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Gross injustice, darkness

How would you feel if you did not have an uncle?

It probably wouldn’t mean much to you even if there were no cousins but what if you never knew your grandfather and never met your grandmother?

What if you are alone, no brothers or sisters? Here the issue becomes worrisome.

What if you never knew your father, never heard your mother’s voice, or do not know her name or how she looked like? Here the issue becomes a psychological disaster and a great calamity.

This is exactly the situation of the foundlings who lack all these human connections, emotional security, and the family dimension necessary for human happiness.

It is not difficult to underestimate the feelings of bewilderment and pain that surrounds the hearts of those who belong to this group if society or rather its laws and the opinion of others about people with unknown parents were more merciful and understanding, as is the case in developed countries where we find that their situation has never constituted an obstacle to their access to leadership positions in countries and their great success in their business, but our societies are unjust, and the hearts of the majority do not know mercy towards the sons and daughters of this group often because of the laws related to how to deal with them.

The laws of Kuwait like other Arab and Islamic countries, with a few exceptions do not allow the adoption of a foundling and it is not permissible to establish his lineage with those who adopted him/her or to inherit him. When he dies leaving behind no children or a wife his money and property go to the state. Also some countries do not even record the foundlings in their nationality records. Is there a more severe injustice and a more tragic situation like this?

The officials in the Ministry of Social Affairs do not look at the children of this category, both males and females, who number nearly eight hundred with sympathy and respect, but rather consider them as a burden, that is why the Ministry is strict in accepting adoption requests, and this contributes to complicating the situation of these people, and damages their flowering youth at much later stage, who end up in care homes which lack the requirements for their upbringing in a healthy environment.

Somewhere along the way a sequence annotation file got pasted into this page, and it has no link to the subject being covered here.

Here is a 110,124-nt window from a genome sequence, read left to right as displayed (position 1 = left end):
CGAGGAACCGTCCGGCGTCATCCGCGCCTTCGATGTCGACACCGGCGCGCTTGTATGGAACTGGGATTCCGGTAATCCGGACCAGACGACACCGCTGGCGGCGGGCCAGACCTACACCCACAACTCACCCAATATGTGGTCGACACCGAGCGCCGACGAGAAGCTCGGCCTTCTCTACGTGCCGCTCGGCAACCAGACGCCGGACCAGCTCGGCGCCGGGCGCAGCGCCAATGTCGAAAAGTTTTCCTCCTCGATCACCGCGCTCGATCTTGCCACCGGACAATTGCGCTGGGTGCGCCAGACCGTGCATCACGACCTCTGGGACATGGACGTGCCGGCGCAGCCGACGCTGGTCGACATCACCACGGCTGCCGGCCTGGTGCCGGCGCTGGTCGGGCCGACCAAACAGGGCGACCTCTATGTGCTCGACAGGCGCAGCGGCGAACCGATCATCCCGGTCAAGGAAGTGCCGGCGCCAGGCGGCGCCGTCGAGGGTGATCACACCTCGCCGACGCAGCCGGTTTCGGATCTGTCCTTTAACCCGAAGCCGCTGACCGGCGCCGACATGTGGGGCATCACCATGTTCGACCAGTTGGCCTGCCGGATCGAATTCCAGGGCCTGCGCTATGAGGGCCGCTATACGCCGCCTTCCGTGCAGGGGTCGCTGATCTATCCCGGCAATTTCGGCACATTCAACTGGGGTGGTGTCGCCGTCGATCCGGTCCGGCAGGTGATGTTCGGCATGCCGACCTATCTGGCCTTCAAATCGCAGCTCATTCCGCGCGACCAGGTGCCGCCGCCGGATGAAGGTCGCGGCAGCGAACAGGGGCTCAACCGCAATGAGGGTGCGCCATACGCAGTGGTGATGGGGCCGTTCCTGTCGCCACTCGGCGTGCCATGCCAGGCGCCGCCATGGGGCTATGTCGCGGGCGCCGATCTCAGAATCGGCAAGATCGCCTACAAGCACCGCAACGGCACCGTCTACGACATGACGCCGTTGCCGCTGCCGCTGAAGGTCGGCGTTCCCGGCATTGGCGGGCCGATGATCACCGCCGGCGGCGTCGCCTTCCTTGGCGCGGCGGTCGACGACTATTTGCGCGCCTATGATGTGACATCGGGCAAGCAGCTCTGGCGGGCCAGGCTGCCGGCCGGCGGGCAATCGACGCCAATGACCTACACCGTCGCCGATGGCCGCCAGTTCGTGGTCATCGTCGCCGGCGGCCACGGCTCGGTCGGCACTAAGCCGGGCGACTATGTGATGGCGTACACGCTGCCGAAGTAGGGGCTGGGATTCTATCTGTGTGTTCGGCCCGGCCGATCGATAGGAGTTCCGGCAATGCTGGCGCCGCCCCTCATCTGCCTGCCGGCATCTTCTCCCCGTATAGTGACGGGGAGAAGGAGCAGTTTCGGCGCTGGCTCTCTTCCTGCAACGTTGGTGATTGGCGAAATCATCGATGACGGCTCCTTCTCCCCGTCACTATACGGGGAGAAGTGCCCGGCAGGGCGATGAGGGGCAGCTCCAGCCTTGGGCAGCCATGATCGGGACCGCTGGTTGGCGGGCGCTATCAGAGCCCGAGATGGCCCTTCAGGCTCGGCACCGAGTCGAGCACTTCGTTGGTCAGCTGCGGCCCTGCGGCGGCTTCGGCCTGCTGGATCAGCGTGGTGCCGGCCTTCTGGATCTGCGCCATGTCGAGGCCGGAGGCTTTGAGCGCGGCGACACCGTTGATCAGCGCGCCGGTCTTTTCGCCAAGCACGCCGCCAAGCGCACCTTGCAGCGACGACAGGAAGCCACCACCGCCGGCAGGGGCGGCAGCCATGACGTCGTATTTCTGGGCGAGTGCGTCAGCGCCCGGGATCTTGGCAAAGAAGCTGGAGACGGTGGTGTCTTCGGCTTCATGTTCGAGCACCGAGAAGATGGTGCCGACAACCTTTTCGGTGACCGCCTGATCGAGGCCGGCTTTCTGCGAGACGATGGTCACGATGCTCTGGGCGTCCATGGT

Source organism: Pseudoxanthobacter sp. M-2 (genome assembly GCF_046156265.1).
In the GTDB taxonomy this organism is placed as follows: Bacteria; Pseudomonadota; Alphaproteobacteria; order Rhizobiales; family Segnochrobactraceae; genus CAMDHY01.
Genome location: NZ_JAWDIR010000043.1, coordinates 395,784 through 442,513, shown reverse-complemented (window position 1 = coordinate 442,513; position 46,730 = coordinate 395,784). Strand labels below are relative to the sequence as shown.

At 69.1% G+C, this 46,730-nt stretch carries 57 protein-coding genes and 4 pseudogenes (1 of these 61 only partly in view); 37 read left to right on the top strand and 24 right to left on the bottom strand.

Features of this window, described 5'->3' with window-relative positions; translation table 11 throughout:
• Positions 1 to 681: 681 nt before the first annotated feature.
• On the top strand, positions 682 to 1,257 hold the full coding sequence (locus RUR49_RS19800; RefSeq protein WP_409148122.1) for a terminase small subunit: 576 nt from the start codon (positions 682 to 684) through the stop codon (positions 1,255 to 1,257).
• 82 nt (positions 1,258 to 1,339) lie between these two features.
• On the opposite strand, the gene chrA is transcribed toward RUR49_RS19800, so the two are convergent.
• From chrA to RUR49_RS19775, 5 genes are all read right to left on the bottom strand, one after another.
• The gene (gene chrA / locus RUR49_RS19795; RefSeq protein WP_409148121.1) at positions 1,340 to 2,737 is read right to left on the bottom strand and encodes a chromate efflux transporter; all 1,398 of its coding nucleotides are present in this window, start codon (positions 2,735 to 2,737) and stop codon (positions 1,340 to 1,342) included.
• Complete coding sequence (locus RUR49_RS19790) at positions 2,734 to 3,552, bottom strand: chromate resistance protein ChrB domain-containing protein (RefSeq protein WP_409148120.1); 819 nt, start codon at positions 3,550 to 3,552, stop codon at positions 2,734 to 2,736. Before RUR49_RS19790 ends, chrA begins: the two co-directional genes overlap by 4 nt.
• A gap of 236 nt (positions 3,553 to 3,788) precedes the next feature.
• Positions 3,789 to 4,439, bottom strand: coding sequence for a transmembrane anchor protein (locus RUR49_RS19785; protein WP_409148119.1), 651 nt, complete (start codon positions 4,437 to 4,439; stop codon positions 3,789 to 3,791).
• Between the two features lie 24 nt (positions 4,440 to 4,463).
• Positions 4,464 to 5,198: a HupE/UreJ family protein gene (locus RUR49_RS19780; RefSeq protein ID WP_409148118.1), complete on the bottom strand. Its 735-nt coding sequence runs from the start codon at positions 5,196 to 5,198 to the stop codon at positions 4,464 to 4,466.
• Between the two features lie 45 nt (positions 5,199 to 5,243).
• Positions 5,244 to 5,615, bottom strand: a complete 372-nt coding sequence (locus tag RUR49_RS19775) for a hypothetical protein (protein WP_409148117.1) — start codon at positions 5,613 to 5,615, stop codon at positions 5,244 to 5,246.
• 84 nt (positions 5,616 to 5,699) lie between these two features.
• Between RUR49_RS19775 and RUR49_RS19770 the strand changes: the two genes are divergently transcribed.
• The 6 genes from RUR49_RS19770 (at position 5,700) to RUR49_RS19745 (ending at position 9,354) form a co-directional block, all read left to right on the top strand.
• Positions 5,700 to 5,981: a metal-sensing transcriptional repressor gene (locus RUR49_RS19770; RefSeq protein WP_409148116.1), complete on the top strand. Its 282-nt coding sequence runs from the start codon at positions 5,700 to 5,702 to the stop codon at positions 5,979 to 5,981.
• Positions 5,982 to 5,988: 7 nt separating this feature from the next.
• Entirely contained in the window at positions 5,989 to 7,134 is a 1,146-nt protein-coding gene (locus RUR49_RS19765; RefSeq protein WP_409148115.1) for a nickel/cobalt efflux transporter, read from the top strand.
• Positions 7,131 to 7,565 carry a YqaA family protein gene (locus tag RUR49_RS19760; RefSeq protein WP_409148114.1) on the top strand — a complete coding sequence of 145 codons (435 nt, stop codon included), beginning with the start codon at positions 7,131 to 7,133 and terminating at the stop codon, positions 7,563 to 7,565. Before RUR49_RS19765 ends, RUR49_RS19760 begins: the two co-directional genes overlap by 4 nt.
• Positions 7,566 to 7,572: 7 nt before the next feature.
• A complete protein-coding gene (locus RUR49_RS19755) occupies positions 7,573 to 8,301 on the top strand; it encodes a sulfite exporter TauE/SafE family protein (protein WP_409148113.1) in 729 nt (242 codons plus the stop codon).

Therefore these children grow up with their psychological complexes, and with time they become a burden on the society. The increase in their problems and the addiction of some of them prompted the Ministry to force them to leave their homes, by cutting off power supply and other services, but some of them refused to leave because of their low monthly incomes that do not allow them, especially girls, to obtain suitable and independent housing.

In an interview with a former Undersecretary of the Ministry, the undersecretary stated that the ministry provides a lot for those people and no country in the world does the same and this is a crude exaggeration, as the issue of these people is not material to be proud of the material facilities.

These people need fair, humane and social treatment and a natural environment they grow up with more than they need an apartment or efforts of the ministry to get them married or find jobs for them, and what he said about the sons of this group should not be mentioned in this article as if these people do not watch TV, and their feelings can be hurt. His words also showed the low level of those responsible for this oppressed category.

The issue requires changing the ministry’s policy towards this category, drawing on the experiences of other countries, and accelerating the process of their assimilation in society by facilitating adoption procedures and following humane methods instead of strict adherence to religious texts.

It is assumed that the messages of the prophets are in the interest of humans and their welfare, not to steal their money to build museums for them. Do you understand what I mean?

e-mail: a.alsarraf@alqabas.com.kw

By Ahmad alsarraf

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